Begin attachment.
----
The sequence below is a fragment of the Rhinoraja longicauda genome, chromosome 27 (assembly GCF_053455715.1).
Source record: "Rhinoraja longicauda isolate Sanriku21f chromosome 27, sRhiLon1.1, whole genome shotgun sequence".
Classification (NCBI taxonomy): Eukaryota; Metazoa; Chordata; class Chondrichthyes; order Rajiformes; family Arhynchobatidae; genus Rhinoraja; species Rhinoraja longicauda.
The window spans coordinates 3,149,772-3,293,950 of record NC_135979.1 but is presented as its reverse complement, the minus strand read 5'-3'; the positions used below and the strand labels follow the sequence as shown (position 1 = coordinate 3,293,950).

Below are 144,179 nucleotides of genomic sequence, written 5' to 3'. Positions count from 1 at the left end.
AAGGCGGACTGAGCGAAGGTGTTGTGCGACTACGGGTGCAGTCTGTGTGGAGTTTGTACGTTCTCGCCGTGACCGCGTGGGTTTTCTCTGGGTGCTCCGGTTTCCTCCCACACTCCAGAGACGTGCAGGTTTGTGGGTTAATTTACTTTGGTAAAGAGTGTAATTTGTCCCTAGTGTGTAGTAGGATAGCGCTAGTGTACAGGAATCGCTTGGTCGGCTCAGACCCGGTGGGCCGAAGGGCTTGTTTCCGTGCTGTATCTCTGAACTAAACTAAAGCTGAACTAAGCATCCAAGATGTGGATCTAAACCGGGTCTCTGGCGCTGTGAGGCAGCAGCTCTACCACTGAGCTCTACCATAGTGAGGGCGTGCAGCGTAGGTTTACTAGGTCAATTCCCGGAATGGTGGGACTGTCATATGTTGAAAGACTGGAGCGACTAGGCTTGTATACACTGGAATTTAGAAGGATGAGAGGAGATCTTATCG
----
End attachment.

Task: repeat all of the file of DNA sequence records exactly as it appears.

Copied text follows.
The sequence below is a fragment of the Rhinoraja longicauda genome, chromosome 27 (assembly GCF_053455715.1).
Source record: "Rhinoraja longicauda isolate Sanriku21f chromosome 27, sRhiLon1.1, whole genome shotgun sequence".
Classification (NCBI taxonomy): Eukaryota; Metazoa; Chordata; class Chondrichthyes; order Rajiformes; family Arhynchobatidae; genus Rhinoraja; species Rhinoraja longicauda.
The window spans coordinates 3,149,772-3,293,950 of record NC_135979.1 but is presented as its reverse complement, the minus strand read 5'-3'; the positions used below and the strand labels follow the sequence as shown (position 1 = coordinate 3,293,950).

Below are 144,179 nucleotides of genomic sequence, written 5' to 3'. Positions count from 1 at the left end.
AAGGCGGACTGAGCGAAGGTGTTGTGCGACTACGGGTGCAGTCTGTGTGGAGTTTGTACGTTCTCGCCGTGACCGCGTGGGTTTTCTCTGGGTGCTCCGGTTTCCTCCCACACTCCAGAGACGTGCAGGTTTGTGGGTTAATTTACTTTGGTAAAGAGTGTAATTTGTCCCTAGTGTGTAGTAGGATAGCGCTAGTGTACAGGAATCGCTTGGTCGGCTCAGACCCGGTGGGCCGAAGGGCTTGTTTCCGTGCTGTATCTCTGAACTAAACTAAAGCTGAACTAAGCATCCAAGATGTGGATCTAAACCGGGTCTCTGGCGCTGTGAGGCAGCAGCTCTACCACTGAGCTCTACCATAGTGAGGGCGTGCAGCGTAGGTTTACTAGGTCAATTCCCGGAATGGTGGGACTGTCATATGTTGAAAGACTGGAGCGACTAGGCTTGTATACACTGGAATTTAGAAGGATGAGAGGAGATCTTATCG